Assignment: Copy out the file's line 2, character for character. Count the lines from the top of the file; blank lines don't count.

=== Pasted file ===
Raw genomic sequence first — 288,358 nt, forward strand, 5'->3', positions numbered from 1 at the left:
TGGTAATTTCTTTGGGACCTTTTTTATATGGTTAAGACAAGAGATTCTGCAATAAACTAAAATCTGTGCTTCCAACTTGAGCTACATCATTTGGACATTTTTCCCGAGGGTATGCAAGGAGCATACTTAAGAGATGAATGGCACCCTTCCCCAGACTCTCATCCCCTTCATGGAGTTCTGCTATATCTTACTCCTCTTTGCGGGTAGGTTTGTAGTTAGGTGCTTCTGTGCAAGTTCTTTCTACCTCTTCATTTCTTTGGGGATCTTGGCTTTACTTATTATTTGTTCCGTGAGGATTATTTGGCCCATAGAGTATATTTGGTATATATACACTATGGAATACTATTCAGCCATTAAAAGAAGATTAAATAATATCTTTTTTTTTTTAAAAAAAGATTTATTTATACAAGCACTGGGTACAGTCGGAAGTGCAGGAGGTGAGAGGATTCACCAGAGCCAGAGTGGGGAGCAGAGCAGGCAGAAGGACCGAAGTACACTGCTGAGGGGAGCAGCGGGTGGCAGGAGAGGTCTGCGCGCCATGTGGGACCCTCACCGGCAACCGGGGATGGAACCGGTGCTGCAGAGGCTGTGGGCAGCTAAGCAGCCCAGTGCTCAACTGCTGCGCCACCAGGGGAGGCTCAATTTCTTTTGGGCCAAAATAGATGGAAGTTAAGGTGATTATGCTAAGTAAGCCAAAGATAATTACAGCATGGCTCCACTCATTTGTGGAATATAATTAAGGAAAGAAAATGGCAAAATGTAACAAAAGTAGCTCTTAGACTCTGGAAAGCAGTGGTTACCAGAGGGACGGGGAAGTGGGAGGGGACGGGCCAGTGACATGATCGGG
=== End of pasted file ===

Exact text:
TGGTAATTTCTTTGGGACCTTTTTTATATGGTTAAGACAAGAGATTCTGCAATAAACTAAAATCTGTGCTTCCAACTTGAGCTACATCATTTGGACATTTTTCCCGAGGGTATGCAAGGAGCATACTTAAGAGATGAATGGCACCCTTCCCCAGACTCTCATCCCCTTCATGGAGTTCTGCTATATCTTACTCCTCTTTGCGGGTAGGTTTGTAGTTAGGTGCTTCTGTGCAAGTTCTTTCTACCTCTTCATTTCTTTGGGGATCTTGGCTTTACTTATTATTTGTTCCGTGAGGATTATTTGGCCCATAGAGTATATTTGGTATATATACACTATGGAATACTATTCAGCCATTAAAAGAAGATTAAATAATATCTTTTTTTTTTTAAAAAAAGATTTATTTATACAAGCACTGGGTACAGTCGGAAGTGCAGGAGGTGAGAGGATTCACCAGAGCCAGAGTGGGGAGCAGAGCAGGCAGAAGGACCGAAGTACACTGCTGAGGGGAGCAGCGGGTGGCAGGAGAGGTCTGCGCGCCATGTGGGACCCTCACCGGCAACCGGGGATGGAACCGGTGCTGCAGAGGCTGTGGGCAGCTAAGCAGCCCAGTGCTCAACTGCTGCGCCACCAGGGGAGGCTCAATTTCTTTTGGGCCAAAATAGATGGAAGTTAAGGTGATTATGCTAAGTAAGCCAAAGATAATTACAGCATGGCTCCACTCATTTGTGGAATATAATTAAGGAAAGAAAATGGCAAAATGTAACAAAAGTAGCTCTTAGACTCTGGAAAGCAGTGGTTACCAGAGGGACGGGGAAGTGGGAGGGGACGGGCCAGTGACATGATCGGG